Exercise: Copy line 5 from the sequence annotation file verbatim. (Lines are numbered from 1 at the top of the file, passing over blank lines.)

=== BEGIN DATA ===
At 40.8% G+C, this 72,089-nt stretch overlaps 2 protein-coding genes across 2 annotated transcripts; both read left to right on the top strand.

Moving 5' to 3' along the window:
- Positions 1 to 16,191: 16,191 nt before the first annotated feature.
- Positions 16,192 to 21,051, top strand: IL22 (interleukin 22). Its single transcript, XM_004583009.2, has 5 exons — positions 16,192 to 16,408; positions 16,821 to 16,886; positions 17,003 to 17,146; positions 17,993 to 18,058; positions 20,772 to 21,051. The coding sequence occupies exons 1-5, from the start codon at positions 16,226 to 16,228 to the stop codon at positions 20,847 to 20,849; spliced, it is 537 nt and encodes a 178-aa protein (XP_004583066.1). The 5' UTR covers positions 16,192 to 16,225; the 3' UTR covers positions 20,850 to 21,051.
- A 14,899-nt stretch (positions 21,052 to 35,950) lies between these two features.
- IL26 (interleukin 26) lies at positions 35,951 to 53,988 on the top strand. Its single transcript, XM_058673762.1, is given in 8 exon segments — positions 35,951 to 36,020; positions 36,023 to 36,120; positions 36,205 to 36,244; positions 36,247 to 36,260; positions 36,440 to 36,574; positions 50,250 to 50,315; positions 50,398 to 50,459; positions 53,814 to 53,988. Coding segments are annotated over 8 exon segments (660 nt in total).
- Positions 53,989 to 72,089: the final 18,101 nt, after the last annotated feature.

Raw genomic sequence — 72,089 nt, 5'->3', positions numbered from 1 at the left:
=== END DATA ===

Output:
- A 14,899-nt stretch (positions 21,052 to 35,950) lies between these two features.